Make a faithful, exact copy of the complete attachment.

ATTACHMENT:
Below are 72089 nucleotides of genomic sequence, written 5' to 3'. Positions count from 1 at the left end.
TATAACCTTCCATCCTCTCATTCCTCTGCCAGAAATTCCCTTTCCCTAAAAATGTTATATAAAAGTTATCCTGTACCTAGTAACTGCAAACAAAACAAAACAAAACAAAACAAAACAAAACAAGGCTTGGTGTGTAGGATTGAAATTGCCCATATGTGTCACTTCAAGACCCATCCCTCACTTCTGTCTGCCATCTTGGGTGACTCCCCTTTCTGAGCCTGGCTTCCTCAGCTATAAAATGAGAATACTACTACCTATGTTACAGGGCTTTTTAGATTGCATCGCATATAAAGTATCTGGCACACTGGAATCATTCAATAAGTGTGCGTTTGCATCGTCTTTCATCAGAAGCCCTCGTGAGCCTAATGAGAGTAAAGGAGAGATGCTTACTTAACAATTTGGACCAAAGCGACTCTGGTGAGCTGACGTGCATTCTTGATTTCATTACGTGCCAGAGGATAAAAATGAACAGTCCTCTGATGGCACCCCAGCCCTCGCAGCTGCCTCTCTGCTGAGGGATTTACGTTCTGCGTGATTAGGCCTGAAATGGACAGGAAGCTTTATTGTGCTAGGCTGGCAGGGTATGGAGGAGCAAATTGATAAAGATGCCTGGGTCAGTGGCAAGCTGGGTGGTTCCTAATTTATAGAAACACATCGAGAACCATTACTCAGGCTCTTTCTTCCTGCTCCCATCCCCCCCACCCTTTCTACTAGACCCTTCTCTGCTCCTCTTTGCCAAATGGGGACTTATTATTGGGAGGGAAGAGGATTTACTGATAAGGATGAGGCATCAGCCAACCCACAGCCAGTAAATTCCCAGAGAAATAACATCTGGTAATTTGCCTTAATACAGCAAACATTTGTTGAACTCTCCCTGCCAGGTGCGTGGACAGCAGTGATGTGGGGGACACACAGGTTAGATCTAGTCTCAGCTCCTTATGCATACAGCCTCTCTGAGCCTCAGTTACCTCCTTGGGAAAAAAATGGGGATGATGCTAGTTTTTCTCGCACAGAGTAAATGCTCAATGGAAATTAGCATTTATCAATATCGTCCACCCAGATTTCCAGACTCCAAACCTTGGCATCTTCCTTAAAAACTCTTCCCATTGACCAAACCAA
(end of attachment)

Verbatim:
Below are 72089 nucleotides of genomic sequence, written 5' to 3'. Positions count from 1 at the left end.
TATAACCTTCCATCCTCTCATTCCTCTGCCAGAAATTCCCTTTCCCTAAAAATGTTATATAAAAGTTATCCTGTACCTAGTAACTGCAAACAAAACAAAACAAAACAAAACAAAACAAAACAAGGCTTGGTGTGTAGGATTGAAATTGCCCATATGTGTCACTTCAAGACCCATCCCTCACTTCTGTCTGCCATCTTGGGTGACTCCCCTTTCTGAGCCTGGCTTCCTCAGCTATAAAATGAGAATACTACTACCTATGTTACAGGGCTTTTTAGATTGCATCGCATATAAAGTATCTGGCACACTGGAATCATTCAATAAGTGTGCGTTTGCATCGTCTTTCATCAGAAGCCCTCGTGAGCCTAATGAGAGTAAAGGAGAGATGCTTACTTAACAATTTGGACCAAAGCGACTCTGGTGAGCTGACGTGCATTCTTGATTTCATTACGTGCCAGAGGATAAAAATGAACAGTCCTCTGATGGCACCCCAGCCCTCGCAGCTGCCTCTCTGCTGAGGGATTTACGTTCTGCGTGATTAGGCCTGAAATGGACAGGAAGCTTTATTGTGCTAGGCTGGCAGGGTATGGAGGAGCAAATTGATAAAGATGCCTGGGTCAGTGGCAAGCTGGGTGGTTCCTAATTTATAGAAACACATCGAGAACCATTACTCAGGCTCTTTCTTCCTGCTCCCATCCCCCCCACCCTTTCTACTAGACCCTTCTCTGCTCCTCTTTGCCAAATGGGGACTTATTATTGGGAGGGAAGAGGATTTACTGATAAGGATGAGGCATCAGCCAACCCACAGCCAGTAAATTCCCAGAGAAATAACATCTGGTAATTTGCCTTAATACAGCAAACATTTGTTGAACTCTCCCTGCCAGGTGCGTGGACAGCAGTGATGTGGGGGACACACAGGTTAGATCTAGTCTCAGCTCCTTATGCATACAGCCTCTCTGAGCCTCAGTTACCTCCTTGGGAAAAAAATGGGGATGATGCTAGTTTTTCTCGCACAGAGTAAATGCTCAATGGAAATTAGCATTTATCAATATCGTCCACCCAGATTTCCAGACTCCAAACCTTGGCATCTTCCTTAAAAACTCTTCCCATTGACCAAACCAA